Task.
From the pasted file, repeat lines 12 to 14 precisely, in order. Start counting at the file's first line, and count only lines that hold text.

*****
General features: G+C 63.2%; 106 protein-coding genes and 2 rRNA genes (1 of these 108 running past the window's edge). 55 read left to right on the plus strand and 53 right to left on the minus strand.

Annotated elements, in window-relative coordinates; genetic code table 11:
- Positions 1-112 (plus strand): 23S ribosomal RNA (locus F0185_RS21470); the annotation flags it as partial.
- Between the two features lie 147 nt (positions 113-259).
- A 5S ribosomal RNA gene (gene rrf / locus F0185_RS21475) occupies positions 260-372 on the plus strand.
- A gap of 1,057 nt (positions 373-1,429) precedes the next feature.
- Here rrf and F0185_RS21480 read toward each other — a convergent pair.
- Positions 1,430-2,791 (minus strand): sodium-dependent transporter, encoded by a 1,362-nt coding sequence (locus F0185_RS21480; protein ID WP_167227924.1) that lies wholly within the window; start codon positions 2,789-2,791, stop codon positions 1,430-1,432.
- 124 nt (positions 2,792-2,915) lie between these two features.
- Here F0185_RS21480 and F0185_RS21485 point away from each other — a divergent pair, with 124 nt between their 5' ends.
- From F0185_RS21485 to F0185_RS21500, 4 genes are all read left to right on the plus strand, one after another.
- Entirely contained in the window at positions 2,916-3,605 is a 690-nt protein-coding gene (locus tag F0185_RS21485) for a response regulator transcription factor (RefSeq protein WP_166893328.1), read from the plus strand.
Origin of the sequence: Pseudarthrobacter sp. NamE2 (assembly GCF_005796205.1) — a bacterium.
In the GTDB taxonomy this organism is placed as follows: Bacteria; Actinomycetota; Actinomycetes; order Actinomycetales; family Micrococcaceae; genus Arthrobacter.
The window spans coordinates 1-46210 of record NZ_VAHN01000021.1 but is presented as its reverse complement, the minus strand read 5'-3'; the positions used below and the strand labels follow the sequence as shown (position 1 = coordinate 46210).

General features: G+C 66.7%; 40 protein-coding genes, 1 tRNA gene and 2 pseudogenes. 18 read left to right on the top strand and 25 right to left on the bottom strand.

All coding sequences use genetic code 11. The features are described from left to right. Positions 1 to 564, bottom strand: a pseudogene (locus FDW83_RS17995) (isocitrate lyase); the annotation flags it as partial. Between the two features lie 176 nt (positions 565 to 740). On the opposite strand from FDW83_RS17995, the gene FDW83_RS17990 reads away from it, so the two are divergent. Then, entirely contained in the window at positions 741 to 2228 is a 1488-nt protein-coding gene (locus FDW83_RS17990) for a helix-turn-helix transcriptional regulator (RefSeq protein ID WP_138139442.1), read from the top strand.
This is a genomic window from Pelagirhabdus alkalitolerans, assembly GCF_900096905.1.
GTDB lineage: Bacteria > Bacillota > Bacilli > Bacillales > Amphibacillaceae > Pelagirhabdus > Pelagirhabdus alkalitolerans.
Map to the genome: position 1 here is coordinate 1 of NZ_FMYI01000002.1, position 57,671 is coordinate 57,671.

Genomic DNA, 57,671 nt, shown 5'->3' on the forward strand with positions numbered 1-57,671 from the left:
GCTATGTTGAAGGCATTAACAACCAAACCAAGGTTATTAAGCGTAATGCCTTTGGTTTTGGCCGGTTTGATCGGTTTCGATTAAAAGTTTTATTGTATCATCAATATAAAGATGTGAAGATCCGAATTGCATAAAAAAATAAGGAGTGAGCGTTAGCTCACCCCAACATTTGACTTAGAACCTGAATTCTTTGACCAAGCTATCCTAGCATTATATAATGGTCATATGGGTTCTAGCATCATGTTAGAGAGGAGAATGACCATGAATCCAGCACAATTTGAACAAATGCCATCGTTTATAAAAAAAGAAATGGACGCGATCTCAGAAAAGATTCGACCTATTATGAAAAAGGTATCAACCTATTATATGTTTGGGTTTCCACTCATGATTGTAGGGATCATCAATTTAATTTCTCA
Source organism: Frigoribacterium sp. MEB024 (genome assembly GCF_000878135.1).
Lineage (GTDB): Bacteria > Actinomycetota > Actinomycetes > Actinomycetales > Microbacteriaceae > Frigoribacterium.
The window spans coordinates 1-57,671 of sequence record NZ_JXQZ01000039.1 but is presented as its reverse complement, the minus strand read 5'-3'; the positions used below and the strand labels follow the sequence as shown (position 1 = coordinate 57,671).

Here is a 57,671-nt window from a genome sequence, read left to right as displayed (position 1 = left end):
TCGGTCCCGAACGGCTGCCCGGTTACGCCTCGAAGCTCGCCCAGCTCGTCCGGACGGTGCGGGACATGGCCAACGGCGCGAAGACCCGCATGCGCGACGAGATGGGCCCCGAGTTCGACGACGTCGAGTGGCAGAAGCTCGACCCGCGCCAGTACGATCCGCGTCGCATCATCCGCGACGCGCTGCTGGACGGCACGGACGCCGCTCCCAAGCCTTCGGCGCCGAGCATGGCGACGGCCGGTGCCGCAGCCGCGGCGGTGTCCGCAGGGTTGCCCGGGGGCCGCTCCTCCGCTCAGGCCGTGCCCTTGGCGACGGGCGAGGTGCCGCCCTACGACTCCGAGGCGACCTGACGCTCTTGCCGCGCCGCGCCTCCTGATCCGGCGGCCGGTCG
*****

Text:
- Entirely contained in the window at positions 2,916-3,605 is a 690-nt protein-coding gene (locus tag F0185_RS21485) for a response regulator transcription factor (RefSeq protein WP_166893328.1), read from the plus strand.
Origin of the sequence: Pseudarthrobacter sp. NamE2 (assembly GCF_005796205.1) — a bacterium.
In the GTDB taxonomy this organism is placed as follows: Bacteria; Actinomycetota; Actinomycetes; order Actinomycetales; family Micrococcaceae; genus Arthrobacter.